At the end of 2011, we saw our government trying to cajole other countries to pull out of the Kyoto Protocol during the climate change talks in Durban, South Africa. When no one went along, Canada became the first country to abandon this legally binding international agreement. Of course, our current government isn't the only one that has failed to live up to the agreement's requirements. Kyoto may not have been perfect, but in abandoning it rather than working to strengthen it, Canada's leadership failed to acknowledge that dealing with climate change is essential to protecting its citizens, and those of the world.

We can only take this administration's word that it will come up with a realistic plan to cut emissions and fight climate change, but the record of successive governments so far doesn't inspire much confidence.

Let's get beyond this false dichotomy of economy versus environment. If we look at economy as a way to provide for the health and well-being of citizens, then it's there to serve the environment, of which we are a part, and not the other way around. Environmental protection shouldn't be seen as a barrier to opportunity; it should be seen as an essential part of a healthy economy.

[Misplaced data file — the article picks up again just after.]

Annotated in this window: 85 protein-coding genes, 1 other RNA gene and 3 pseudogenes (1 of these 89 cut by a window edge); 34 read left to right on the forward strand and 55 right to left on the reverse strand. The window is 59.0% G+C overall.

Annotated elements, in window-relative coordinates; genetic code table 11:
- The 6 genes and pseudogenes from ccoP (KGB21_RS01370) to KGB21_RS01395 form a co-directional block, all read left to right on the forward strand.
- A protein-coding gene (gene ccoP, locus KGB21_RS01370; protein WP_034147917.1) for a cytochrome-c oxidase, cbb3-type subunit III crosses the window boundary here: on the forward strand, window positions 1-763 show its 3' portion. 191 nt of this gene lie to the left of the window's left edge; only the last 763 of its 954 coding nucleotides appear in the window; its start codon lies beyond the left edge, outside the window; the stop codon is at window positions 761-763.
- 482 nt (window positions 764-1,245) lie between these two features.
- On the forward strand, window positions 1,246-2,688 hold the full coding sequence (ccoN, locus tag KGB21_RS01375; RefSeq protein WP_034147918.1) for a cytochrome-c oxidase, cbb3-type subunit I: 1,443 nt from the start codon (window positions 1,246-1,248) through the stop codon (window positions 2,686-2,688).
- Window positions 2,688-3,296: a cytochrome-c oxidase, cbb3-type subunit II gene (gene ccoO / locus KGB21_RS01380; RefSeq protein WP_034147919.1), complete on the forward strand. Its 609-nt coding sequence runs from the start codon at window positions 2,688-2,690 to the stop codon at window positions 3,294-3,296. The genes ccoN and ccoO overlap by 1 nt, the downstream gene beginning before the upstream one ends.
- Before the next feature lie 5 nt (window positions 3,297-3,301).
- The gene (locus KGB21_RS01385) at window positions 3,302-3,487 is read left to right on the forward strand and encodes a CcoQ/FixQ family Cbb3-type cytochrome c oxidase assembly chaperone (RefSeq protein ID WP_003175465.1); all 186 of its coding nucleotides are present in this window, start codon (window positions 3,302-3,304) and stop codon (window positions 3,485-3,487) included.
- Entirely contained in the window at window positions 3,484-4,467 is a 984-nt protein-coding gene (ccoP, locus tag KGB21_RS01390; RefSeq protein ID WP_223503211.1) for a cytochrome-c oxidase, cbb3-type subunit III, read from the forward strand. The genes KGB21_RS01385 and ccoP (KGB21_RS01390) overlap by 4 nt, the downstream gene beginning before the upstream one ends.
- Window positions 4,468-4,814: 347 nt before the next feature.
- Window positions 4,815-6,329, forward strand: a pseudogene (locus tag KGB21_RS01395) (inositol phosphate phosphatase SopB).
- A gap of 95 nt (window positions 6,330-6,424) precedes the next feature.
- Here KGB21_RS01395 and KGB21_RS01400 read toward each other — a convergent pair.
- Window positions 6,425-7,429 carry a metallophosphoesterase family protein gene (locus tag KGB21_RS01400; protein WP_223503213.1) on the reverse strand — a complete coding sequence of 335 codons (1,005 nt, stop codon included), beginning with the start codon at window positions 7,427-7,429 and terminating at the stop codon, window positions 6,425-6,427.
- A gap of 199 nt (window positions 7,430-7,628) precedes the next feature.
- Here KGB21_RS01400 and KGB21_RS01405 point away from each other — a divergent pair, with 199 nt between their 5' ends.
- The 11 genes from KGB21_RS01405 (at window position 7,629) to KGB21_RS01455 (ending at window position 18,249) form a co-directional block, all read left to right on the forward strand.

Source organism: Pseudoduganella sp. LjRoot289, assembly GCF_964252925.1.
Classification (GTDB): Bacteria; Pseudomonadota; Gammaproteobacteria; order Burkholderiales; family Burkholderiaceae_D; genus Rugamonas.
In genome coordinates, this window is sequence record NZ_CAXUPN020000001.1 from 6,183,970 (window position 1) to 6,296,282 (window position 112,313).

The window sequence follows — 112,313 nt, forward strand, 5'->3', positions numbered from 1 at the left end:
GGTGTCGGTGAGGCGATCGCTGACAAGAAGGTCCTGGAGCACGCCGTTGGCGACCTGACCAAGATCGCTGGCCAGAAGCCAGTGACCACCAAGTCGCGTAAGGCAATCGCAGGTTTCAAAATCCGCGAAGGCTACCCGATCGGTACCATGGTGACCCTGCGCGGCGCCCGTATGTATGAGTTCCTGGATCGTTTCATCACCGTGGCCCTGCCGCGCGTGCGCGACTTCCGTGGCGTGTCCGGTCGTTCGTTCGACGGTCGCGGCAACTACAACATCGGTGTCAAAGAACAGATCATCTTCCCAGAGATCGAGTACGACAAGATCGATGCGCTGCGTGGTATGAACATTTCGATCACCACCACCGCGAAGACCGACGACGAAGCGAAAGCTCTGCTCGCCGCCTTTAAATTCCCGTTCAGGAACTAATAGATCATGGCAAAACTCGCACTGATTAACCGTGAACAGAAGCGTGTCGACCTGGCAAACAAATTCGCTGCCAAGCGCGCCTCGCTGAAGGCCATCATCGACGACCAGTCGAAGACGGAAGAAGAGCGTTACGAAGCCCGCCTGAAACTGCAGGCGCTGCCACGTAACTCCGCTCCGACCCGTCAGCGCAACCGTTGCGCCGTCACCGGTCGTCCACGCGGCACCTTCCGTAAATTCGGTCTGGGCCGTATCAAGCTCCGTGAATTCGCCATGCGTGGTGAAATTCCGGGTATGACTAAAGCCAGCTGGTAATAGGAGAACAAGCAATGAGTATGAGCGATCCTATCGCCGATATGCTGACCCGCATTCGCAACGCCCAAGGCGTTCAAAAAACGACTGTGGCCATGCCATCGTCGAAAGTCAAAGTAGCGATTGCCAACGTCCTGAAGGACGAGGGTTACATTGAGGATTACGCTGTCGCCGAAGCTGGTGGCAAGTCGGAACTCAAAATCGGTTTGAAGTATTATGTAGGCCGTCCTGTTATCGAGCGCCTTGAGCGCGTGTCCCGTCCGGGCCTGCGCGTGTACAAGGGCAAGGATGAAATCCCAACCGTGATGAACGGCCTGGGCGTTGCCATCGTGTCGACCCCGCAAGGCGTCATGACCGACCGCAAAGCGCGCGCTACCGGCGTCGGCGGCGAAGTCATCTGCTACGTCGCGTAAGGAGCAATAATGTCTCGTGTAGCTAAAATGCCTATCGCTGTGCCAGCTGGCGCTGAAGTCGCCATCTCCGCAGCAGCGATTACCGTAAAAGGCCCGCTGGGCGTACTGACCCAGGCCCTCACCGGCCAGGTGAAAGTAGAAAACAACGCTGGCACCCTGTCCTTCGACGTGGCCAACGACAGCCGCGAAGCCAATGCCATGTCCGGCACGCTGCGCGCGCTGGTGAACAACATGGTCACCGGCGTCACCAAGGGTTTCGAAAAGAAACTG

It's up to all of us to ensure that the governments we elect to look after our interests protect nature because we depend on it for our very lives. That's what they're for.

January 6, 2012

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Mar 13, 2017
4:51 AM

I don’t trust the government as far as I can throw them, i think that they are here to purely keep us like sheep and rob us like criminals would, they are certainly not here for this :-

“At its most basic, a government is there to protect its citizens”

I agree with what ryan and John say

Jul 17, 2016
4:52 AM

Maybe you find the idea of no government as absurd, but i find the idea of supporting a system that allows a government that covers up attacks on their own country, and lobby’s for the interests of a certain sector of the public into power and keep them their under a guise of democracy as plain insanity.

Jan 12, 2012
9:13 AM

Suzuki is on the right track in criticizing the government for speding money on specific military BIG TICKET items rather than protecting the enviro. etc.

BUT, he could go one step further to show that there is perhaps an even more direct link between WAR and ENVIRONMENT. Namely that the ENIVRONMENT is the FIRST "INSTANT" AND "INTENTIONAL" CAUSUALITY with all MIlitary actions! A bomb will destroy the entire local ecosystem (not to mention the human ecosystems).

Furthermore, the entire Global War machine is the single largest consumer of fossil feuls as well. So we allocate mind-boggling amounts of natural resources so that we can continue to extract/Fight For those very same resources! Its an INSANE viscious circle!

Yet, why can't anybody (especially the Environmentalists) make this direct correlation between the Industrial Military Complex and the Environment?

Perhaps they are unaware of the research that is already out there.